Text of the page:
If you're already struggling to get out of debt, getting contacted by your creditor about past due bills can raise your anxiety levels to the extreme. You may feel embarrassed and even unsure about how to handle the situation.
Before you take care of it, though, make sure you know what creditors are allowed to do when attempting to collect a debt. Plus, learn what’s illegal and how to take action.
5 things a creditor can do to collect
The Fair Debt Collections Practices Act (FDCPA) is a federal law that prohibits abusive and unfair practices when attempting to collect a debt. However, each state has its own debt collection laws. This means that how and when a creditor attempts to collect a debt could vary based on where you live.
If you have debt that’s overdue, here are the actions creditors could take when it comes to your money.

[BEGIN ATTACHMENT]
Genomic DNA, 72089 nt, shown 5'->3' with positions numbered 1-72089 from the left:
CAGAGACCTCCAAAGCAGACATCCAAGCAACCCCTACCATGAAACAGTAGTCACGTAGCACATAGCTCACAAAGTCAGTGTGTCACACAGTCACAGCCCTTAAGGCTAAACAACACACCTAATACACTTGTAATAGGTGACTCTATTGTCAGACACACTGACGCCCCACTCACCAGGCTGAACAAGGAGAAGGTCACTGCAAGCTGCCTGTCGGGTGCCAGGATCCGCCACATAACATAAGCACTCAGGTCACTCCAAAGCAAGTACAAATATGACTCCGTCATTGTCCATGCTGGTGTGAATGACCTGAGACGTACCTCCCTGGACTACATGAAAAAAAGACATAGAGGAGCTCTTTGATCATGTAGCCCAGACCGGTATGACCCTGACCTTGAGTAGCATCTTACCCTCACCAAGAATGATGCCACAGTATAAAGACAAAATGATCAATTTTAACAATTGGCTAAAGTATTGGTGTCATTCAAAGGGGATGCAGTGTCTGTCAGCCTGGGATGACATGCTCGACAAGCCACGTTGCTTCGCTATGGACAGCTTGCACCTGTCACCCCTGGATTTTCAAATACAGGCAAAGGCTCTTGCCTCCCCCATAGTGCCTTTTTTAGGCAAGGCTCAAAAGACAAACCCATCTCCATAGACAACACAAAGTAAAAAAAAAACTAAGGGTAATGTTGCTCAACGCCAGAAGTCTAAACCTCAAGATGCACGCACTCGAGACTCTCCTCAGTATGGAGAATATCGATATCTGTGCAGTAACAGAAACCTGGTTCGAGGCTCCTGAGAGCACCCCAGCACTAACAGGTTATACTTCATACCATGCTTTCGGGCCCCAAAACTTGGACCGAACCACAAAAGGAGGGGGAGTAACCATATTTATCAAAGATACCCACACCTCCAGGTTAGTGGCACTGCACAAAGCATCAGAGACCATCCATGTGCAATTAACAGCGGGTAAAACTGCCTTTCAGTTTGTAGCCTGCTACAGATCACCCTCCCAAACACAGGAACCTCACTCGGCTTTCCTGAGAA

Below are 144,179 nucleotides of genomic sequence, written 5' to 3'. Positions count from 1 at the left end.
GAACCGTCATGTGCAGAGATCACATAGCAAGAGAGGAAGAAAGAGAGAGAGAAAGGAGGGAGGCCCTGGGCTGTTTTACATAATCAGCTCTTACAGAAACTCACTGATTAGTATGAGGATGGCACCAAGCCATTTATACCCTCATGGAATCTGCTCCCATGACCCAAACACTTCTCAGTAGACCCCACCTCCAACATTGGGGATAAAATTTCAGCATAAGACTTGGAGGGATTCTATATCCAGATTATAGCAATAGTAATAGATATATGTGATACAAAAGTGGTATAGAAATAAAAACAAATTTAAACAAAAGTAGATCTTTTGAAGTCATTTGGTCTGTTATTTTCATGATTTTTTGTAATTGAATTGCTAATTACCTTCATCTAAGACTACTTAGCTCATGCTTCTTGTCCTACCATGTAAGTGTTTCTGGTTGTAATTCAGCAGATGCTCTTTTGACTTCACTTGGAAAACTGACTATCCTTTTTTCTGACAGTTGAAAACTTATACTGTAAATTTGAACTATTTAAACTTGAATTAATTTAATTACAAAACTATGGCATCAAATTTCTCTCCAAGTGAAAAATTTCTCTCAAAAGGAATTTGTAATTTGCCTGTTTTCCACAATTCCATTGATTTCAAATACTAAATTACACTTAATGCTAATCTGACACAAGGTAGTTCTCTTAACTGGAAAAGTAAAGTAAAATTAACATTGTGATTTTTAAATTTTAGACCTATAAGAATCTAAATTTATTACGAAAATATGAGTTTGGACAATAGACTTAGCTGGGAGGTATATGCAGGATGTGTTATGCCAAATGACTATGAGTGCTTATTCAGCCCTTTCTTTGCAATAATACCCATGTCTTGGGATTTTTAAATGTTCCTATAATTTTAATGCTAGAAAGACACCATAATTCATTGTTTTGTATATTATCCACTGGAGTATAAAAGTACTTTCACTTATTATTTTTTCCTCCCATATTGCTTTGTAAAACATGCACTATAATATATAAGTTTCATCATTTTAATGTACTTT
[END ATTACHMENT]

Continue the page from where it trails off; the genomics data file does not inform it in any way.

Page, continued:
1. Call you and send you letters
Under the FDCPA, creditors can call or send letters, emails, and text messages to collect an overdue payment. However, they’re restricted in when they can contact you.
For instance, creditors can’t call you between 9 p.m. and 8 a.m. They’re also only allowed to contact you in approved settings. They can’t call you at work without approval. Essentially, they can’t call at inconvenient times or places unless you’ve agreed to it.
Sometimes, creditors call just to tell you that your payment is late and to serve as a reminder for you to get current on your balance. But the frequency can increase the longer you go without payment.
2. Repossess your collateral or property